22 June 2016
Check your environmental consultants’ report is up to scratch
This may go without saying, but it is imperative to ensure that any environmental site assessment report you commission is complete and that it addresses all aspects of the various requirements that apply including British Standards on ground investigation (especially contaminated land), best practice approaches to site assessment and any relevant planning condition requirements.
It is often assumed that consultants will cover all these issues. Many times, however, they do not. Incomplete environmental site assessment reports are much more widespread than most would like to imagine. Often, consultants fail to identify environmental issues or do not list them as an environmental issue of concern, or worthy of further investigation.
This is often the result of the consultancy sausage machine approach that sacrifices quality for cost savings. Junior or graduate staff - often with little or no relevant experience - complete these assessments with only cursory overview by more senior staff. Where potentially contaminative features are identified, this can lead to a failure to investigate during the intrusive ground investigation phase, unconfirmed contaminant features, such as underground fuel tanks, may cause delays in new construction and entail significant costs for the clean-up operation. Alternatively, a consultant may apply inappropriately conservative assessment criteria to a contaminated site assessment in order to protect their PI insurance or even identify an environmental concern where there is none of significance in order to gain a further commission from the client.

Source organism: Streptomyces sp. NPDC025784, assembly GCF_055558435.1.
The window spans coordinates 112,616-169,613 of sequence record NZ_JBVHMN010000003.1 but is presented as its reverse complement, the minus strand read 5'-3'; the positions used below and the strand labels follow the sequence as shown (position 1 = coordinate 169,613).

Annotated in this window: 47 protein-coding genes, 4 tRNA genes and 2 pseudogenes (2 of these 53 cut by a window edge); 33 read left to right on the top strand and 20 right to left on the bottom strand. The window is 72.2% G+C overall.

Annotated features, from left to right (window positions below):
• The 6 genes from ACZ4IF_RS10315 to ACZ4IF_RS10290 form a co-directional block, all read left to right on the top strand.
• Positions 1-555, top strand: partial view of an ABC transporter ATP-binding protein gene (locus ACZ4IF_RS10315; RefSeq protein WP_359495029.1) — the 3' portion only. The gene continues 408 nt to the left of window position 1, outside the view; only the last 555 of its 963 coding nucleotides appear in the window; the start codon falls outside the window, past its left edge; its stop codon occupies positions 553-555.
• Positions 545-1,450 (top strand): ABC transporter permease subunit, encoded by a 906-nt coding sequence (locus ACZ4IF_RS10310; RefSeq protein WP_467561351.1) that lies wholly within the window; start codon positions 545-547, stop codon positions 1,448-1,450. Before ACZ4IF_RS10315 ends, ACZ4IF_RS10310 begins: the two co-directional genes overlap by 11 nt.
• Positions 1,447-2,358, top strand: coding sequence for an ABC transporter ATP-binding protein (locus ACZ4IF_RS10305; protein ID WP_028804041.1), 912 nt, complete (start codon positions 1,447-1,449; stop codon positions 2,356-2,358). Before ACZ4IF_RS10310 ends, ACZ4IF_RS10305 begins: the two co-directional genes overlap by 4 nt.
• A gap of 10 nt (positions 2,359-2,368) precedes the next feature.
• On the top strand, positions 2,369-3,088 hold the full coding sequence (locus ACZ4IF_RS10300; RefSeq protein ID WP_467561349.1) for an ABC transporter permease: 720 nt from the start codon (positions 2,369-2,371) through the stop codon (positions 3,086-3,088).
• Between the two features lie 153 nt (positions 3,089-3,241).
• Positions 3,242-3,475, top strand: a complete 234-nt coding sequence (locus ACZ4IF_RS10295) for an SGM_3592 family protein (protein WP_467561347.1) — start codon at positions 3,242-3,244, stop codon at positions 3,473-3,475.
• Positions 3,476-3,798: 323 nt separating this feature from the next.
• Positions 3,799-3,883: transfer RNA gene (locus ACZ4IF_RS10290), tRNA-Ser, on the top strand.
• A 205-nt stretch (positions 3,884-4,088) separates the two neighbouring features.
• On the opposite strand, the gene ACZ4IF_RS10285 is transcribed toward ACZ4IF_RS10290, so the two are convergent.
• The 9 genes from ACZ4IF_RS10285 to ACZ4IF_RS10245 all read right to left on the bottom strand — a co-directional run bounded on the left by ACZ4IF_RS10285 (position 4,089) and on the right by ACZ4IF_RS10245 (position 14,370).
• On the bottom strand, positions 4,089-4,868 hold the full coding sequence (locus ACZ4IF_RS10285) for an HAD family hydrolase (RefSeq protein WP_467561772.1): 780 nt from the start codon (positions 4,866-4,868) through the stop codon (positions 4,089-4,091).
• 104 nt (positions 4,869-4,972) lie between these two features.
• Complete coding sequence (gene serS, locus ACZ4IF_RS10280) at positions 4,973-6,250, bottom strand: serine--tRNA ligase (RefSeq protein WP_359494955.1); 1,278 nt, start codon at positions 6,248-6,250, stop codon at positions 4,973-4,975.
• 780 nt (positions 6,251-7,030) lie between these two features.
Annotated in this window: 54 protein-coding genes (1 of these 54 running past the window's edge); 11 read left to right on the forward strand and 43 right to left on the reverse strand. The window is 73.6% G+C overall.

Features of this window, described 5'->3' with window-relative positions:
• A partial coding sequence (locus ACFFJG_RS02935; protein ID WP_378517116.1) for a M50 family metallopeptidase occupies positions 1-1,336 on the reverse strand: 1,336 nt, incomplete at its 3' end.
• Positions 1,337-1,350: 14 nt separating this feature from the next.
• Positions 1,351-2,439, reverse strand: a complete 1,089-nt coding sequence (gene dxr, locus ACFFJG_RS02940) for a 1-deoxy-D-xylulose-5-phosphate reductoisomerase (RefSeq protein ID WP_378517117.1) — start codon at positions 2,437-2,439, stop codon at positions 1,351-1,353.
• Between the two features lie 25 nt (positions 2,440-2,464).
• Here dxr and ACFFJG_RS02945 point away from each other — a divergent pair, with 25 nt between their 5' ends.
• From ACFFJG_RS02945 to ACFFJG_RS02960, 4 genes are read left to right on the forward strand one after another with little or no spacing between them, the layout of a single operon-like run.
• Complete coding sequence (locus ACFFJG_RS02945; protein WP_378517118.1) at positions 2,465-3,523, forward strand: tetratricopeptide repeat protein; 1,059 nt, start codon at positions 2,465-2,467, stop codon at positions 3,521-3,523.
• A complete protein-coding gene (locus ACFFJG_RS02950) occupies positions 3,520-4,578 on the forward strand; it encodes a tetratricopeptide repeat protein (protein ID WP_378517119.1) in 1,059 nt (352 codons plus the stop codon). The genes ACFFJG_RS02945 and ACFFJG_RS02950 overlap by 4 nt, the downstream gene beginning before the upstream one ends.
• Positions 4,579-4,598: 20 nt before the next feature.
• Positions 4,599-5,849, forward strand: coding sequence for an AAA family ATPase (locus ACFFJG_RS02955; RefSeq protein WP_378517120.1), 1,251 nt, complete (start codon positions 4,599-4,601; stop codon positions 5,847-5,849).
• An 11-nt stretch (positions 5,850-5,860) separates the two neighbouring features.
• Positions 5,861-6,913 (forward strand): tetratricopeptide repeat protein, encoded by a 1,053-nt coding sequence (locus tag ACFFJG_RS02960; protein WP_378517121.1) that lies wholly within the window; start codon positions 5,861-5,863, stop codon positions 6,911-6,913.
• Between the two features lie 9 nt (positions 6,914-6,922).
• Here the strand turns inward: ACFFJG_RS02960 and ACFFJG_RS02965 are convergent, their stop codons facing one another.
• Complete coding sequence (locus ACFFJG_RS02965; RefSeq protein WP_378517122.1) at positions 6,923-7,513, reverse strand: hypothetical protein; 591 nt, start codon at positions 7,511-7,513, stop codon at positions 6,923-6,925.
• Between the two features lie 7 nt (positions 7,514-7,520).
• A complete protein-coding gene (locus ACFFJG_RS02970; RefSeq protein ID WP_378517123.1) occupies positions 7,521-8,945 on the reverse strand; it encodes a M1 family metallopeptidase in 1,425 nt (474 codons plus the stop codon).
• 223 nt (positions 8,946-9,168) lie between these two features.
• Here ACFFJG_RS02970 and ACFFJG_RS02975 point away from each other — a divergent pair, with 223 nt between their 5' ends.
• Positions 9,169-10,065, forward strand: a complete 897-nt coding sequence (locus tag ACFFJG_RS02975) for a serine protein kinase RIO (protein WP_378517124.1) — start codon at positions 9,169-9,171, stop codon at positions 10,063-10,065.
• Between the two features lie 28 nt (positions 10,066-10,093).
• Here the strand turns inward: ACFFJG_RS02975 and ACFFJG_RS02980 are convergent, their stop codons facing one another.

Paperwork related issues can be equally significant. Clients should check whether the reports are ‘final’ or ‘draft’ versions and have been signed off by a reliable author. The report should identify contaminant features but also conclusively state where a site does not include elements such as drums, above-ground fuel tanks and underground tanks and that the consultant has assessed asbestos in soil and soil gases as potential issues. Absence of evidence is not evidence of absence and stating that these risks do not exist is important to demonstrate that they have been investigated.
To mitigate this risk, a review of environmental due-diligence reports should be common practice for all commercial property transactions. This additional review is not time-consuming and should not cause delay but can identify and correct numerous issues that may otherwise have exposed the lender and the borrower to tremendous risks and liabilities.
Lenders and purchasers should protect themselves and their investments by developing a due-diligence-review process both internally and with an outside consultancy of good repute, such as WYG. The goal of this review process is to reduce future liability, expedite the transaction process and prevent additional, unnecessary environmental work.
Reviewing the reports and understanding their contents is the final and most important step in the due-diligence process. If you require assistance either in the preparation of a due diligence report, or in the peer review of a report prepared by a third party, please do not hesitate to contact Neil Fyfe at the WYG Edinburgh office by email or on 0131 247 5750 and 07769 964 755.